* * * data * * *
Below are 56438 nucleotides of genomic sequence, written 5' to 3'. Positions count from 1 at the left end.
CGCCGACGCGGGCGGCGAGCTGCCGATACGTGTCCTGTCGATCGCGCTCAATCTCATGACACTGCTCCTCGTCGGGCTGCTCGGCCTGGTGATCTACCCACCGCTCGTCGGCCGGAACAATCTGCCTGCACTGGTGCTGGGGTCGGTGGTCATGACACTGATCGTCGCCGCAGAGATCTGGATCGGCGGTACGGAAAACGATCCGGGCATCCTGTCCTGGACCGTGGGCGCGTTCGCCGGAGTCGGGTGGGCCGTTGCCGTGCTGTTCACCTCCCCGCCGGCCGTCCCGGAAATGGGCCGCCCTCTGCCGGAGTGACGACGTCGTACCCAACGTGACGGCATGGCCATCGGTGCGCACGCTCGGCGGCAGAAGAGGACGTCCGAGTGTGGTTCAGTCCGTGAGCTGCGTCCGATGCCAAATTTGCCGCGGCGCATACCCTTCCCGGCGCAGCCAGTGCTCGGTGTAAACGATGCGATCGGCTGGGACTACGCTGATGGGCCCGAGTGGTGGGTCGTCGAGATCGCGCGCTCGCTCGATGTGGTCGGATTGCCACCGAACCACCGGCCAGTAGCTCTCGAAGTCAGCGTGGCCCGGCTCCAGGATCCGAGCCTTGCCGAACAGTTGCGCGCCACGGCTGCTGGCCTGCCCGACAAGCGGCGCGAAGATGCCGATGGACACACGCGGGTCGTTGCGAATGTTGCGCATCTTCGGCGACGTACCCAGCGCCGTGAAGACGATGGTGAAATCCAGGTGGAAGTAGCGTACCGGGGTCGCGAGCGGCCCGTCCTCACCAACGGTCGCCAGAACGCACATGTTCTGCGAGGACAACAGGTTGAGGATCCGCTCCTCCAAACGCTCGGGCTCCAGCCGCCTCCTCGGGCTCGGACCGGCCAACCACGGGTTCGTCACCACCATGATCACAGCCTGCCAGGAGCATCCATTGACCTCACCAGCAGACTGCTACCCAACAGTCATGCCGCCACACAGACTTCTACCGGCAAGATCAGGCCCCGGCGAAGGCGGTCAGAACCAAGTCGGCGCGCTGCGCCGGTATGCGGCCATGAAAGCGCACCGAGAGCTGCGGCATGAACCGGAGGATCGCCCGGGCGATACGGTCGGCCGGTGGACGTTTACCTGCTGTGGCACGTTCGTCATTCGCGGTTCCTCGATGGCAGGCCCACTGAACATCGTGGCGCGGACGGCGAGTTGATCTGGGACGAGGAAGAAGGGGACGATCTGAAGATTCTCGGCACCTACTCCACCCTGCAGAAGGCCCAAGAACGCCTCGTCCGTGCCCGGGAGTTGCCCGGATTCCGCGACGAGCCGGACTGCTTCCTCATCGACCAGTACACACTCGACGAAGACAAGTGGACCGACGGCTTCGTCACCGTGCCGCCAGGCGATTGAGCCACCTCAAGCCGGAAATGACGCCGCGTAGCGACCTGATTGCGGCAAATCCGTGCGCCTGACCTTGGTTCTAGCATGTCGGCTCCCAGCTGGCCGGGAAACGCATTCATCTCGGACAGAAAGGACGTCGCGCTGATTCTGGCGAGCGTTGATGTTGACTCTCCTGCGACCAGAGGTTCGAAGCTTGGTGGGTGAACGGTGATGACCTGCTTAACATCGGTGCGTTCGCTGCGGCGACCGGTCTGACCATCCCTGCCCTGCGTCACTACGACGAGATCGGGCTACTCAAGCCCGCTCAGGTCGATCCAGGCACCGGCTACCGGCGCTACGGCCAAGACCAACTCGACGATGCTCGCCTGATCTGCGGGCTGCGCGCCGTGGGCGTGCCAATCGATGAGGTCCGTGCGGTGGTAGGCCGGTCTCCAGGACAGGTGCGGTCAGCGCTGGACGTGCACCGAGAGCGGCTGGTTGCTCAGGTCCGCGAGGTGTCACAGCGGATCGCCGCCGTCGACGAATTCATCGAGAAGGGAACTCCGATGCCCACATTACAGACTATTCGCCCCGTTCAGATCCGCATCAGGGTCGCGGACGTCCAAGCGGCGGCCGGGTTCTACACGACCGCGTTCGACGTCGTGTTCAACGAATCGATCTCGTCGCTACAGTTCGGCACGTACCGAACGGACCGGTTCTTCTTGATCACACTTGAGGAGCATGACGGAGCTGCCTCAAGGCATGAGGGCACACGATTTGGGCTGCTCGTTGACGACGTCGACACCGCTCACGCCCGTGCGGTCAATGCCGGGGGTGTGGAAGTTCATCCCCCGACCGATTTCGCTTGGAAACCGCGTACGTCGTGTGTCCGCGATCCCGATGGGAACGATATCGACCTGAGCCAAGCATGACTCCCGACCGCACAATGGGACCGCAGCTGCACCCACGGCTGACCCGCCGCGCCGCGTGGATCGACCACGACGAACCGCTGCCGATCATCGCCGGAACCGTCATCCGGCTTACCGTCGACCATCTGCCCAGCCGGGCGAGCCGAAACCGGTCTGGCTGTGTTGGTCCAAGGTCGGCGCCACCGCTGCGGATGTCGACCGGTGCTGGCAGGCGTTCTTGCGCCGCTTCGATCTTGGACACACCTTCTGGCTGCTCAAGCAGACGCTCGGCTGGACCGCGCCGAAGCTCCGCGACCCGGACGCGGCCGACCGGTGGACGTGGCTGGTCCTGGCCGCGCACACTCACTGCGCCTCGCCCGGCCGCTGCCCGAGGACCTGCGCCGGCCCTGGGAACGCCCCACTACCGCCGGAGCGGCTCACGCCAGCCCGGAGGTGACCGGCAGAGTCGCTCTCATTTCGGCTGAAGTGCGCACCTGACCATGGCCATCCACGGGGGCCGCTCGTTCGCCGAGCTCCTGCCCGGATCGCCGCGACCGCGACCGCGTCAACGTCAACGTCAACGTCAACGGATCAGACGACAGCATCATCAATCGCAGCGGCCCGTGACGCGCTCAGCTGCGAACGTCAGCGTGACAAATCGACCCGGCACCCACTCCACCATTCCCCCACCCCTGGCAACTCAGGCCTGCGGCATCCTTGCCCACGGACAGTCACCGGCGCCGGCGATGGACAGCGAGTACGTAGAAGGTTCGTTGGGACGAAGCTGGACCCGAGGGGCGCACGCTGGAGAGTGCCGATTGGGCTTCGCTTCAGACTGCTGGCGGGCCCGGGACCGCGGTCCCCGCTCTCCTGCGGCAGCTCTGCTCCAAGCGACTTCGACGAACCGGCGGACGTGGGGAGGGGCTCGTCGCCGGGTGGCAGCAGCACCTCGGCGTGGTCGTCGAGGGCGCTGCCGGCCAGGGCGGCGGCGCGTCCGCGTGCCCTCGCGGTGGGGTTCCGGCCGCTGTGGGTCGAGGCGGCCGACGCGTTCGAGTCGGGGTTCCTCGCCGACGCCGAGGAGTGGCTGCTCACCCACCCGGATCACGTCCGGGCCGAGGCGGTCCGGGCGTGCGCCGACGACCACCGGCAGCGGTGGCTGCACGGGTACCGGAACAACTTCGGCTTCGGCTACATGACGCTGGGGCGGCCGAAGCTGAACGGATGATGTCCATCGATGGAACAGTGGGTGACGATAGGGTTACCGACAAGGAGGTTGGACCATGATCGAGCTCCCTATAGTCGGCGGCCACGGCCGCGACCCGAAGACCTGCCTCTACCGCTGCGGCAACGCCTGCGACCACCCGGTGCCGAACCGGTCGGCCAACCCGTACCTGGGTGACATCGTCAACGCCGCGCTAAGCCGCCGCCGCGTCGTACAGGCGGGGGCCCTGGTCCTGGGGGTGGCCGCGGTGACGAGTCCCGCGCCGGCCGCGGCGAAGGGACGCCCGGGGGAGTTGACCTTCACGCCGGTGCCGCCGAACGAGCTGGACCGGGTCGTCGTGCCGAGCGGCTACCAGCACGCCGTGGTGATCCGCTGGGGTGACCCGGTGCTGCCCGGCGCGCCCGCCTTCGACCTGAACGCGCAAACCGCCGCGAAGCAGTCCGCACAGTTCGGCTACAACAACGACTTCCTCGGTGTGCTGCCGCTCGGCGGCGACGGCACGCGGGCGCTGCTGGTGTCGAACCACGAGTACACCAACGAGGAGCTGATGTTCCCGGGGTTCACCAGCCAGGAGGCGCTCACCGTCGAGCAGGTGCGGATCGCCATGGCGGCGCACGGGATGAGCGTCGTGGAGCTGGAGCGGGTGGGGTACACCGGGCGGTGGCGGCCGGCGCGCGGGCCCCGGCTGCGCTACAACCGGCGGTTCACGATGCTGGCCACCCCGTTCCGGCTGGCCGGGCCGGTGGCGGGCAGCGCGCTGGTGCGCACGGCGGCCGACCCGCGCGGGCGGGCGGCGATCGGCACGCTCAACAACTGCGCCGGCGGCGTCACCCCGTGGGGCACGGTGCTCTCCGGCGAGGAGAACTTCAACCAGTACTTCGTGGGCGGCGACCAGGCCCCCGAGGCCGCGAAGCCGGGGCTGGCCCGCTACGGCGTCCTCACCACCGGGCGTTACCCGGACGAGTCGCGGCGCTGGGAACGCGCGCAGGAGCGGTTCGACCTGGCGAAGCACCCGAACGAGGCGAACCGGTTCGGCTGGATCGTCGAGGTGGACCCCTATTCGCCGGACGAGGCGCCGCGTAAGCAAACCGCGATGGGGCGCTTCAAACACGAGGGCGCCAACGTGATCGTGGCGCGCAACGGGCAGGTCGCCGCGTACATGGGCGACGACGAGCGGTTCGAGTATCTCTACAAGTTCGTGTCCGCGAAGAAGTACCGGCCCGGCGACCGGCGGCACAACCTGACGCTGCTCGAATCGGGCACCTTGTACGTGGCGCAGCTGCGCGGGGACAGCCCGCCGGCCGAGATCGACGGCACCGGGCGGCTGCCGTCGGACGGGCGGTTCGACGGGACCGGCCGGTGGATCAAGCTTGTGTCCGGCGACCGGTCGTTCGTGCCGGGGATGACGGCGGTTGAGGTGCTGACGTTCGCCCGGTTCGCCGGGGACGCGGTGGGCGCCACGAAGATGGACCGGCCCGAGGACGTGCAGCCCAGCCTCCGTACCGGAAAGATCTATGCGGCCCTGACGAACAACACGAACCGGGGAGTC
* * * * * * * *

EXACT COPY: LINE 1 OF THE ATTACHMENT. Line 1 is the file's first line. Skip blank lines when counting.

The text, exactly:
Below are 56438 nucleotides of genomic sequence, written 5' to 3'. Positions count from 1 at the left end.